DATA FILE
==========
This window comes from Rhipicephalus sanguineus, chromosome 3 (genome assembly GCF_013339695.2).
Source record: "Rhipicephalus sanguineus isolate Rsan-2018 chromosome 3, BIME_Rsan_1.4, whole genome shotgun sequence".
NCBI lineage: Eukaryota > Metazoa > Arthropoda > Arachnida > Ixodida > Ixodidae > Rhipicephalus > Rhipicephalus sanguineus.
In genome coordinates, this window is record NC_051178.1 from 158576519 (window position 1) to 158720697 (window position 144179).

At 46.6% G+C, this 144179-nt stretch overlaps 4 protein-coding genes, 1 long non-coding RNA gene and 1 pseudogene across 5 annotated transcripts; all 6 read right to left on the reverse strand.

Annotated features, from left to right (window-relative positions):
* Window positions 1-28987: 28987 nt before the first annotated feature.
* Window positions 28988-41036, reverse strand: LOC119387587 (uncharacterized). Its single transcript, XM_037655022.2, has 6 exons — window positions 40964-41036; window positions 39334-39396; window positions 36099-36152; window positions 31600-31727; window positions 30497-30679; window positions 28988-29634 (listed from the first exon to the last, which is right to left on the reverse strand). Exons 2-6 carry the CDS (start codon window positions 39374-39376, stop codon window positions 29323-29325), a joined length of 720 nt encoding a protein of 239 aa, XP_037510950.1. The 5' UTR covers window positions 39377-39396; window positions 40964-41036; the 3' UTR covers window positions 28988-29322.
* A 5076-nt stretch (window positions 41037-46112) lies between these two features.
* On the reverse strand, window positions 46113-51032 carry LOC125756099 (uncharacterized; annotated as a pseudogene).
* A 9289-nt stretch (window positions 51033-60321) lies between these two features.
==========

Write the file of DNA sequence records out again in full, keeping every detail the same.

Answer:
This window comes from Rhipicephalus sanguineus, chromosome 3 (genome assembly GCF_013339695.2).
Source record: "Rhipicephalus sanguineus isolate Rsan-2018 chromosome 3, BIME_Rsan_1.4, whole genome shotgun sequence".
NCBI lineage: Eukaryota > Metazoa > Arthropoda > Arachnida > Ixodida > Ixodidae > Rhipicephalus > Rhipicephalus sanguineus.
In genome coordinates, this window is record NC_051178.1 from 158576519 (window position 1) to 158720697 (window position 144179).

At 46.6% G+C, this 144179-nt stretch overlaps 4 protein-coding genes, 1 long non-coding RNA gene and 1 pseudogene across 5 annotated transcripts; all 6 read right to left on the reverse strand.

Annotated features, from left to right (window-relative positions):
* Window positions 1-28987: 28987 nt before the first annotated feature.
* Window positions 28988-41036, reverse strand: LOC119387587 (uncharacterized). Its single transcript, XM_037655022.2, has 6 exons — window positions 40964-41036; window positions 39334-39396; window positions 36099-36152; window positions 31600-31727; window positions 30497-30679; window positions 28988-29634 (listed from the first exon to the last, which is right to left on the reverse strand). Exons 2-6 carry the CDS (start codon window positions 39374-39376, stop codon window positions 29323-29325), a joined length of 720 nt encoding a protein of 239 aa, XP_037510950.1. The 5' UTR covers window positions 39377-39396; window positions 40964-41036; the 3' UTR covers window positions 28988-29322.
* A 5076-nt stretch (window positions 41037-46112) lies between these two features.
* On the reverse strand, window positions 46113-51032 carry LOC125756099 (uncharacterized; annotated as a pseudogene).
* A 9289-nt stretch (window positions 51033-60321) lies between these two features.